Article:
The Project 2049 Institute conducts research and analysis in five areas critical to Asia's future:
1. China studies.
Our studies on the People's Republic of China (PRC) assess the impact of China's economic, social, and military development on the Asia-Pacific security environment. A core component of our studies utilize Chinese-language sources to conduct original analysis on the CCP's policies and organization. We specialize in unveiling Beijing's toolkit to wield its statecraft and influence abroad. This requires a systems of systems approach to catalog the CCP's political warfare tactics by examining the CCP's external affairs structure, propaganda and ideology apparatus, the PLA's political work, and leading economic/financial organs.
2.People's Liberation Army (PLA) Studies.
In recent years, China’s military modernization has had a destabilizing effect on regional security and prospects for democracy. Our studies use primary and open-source Chinese language materials to map, catalog, and disseminate the intentions and capabilities of the PLA and China's defense industry.
3.Taiwan (ROC) and Cross-Strait Security.
Taiwan (Republic of China, ROC) is a vital interest of U.S. foreign policy. Its values, technological prowess, and geostrategic position align with foundational American values and priorities for the region, making it a crucial U.S. partner in the Indo-Pacific. As such, ensuring a stable and positive future for Taiwan as a democracy, and as a primary contributor to the global economy and international community, is a high priority. Our research offers innovative policy recommendations for Washington as it endeavors to strengthen relations with Taiwan, while at the same time mitigating tensions that are emerging in relations across the Strait.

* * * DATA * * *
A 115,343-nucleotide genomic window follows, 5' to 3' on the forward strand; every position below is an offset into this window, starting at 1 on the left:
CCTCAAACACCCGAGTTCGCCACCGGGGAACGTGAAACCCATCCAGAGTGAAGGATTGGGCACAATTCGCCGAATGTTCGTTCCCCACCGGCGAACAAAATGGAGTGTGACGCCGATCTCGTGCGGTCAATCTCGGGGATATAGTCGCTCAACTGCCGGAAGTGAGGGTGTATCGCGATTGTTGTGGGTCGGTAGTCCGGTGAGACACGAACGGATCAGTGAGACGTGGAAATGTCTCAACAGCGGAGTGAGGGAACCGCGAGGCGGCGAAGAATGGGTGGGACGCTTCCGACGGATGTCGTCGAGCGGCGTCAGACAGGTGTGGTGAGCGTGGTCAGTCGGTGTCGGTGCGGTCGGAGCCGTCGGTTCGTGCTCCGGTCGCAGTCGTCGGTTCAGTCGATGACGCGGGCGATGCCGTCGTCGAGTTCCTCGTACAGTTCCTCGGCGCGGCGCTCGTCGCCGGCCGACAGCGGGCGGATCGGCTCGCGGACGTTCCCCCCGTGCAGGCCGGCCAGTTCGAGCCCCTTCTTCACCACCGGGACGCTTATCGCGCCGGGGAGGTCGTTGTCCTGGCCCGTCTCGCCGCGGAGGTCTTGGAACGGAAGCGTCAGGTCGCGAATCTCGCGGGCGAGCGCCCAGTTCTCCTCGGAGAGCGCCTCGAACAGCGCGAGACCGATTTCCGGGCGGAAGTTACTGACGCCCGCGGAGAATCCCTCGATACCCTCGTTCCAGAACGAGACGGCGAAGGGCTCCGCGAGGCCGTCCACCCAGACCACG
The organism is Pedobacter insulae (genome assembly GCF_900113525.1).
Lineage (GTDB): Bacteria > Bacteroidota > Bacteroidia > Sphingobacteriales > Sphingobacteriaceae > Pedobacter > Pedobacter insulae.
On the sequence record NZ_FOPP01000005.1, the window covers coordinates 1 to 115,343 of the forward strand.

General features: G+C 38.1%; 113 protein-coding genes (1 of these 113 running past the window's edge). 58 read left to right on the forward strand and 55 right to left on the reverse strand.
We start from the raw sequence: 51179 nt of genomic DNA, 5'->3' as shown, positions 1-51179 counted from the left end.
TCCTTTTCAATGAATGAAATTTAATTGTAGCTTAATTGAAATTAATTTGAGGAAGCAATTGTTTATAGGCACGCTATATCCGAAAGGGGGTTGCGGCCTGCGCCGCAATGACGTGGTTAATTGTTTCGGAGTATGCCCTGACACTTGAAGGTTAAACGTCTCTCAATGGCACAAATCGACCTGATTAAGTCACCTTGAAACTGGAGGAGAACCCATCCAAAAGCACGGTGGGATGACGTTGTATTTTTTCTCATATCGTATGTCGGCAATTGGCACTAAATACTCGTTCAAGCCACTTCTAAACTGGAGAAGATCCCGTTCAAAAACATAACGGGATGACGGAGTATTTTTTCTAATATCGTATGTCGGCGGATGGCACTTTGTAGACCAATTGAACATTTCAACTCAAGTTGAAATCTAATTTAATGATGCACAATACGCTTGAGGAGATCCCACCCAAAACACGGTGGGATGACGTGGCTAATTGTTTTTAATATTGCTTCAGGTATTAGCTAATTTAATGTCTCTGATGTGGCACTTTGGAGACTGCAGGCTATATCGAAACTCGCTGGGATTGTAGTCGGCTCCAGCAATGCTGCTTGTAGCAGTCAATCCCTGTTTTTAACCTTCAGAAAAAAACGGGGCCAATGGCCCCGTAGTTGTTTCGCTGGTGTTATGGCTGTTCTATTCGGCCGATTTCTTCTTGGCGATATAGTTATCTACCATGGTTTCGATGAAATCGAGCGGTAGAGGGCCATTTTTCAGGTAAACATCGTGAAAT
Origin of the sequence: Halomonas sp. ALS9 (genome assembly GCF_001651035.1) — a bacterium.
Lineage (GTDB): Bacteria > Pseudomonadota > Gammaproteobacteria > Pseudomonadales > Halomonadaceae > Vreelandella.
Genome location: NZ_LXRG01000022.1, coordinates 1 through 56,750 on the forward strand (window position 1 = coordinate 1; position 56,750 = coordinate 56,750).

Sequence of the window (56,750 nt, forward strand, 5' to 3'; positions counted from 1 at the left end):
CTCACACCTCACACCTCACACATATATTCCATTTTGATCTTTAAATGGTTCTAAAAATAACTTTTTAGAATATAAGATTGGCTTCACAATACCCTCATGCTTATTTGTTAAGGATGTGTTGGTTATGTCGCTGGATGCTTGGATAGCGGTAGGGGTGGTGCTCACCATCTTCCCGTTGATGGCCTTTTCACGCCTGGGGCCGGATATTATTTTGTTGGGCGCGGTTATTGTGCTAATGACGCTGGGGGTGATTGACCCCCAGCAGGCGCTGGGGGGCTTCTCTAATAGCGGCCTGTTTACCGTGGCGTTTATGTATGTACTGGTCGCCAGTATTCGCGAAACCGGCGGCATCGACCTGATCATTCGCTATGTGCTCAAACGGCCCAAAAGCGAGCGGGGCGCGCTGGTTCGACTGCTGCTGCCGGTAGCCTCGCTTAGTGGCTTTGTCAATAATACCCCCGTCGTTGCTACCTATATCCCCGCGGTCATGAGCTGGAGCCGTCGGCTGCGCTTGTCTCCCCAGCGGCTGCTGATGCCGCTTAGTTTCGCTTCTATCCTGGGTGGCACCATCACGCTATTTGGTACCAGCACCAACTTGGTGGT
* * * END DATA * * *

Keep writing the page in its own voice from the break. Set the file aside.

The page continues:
4. Alliances, Coalitions, and Partnerships.
Studies forecast risks and opportunities arising from established and nascent regional alliances, and analyze how pooling of resources and political capital might shift the regional balance of power. Security developments in Japan, Korea, Taiwan, as well as in other U.S. partners in Asia will determine the future stability of the region. Our research offers a range of policy recommendations for U.S. allies and partners to build coalitions and to help policymakers navigate challenges and strengthen a rules-based inclusive network in the region.
5. Democracy and Human Rights.
The Asia-Pacific region has the potential to reach an unprecedented level of prosperity, freedom, and stability in the next half-century. Democracy and human rights are the pillars that support U.S. national security and continue to lead U.S. interest in the Indo-Pacific region. The CCP's rhetoric and activities against human dignity, human rights, and democracy is fundamentally in competition with U.S. values and principles. China's growing influence and presence in the region creates challenges for U.S. security and economic interests. Our research examines the role of civil society, elections and political processes, rule of law, and anti-corruption activities in young democracies or countries in transition in Southeast Asia.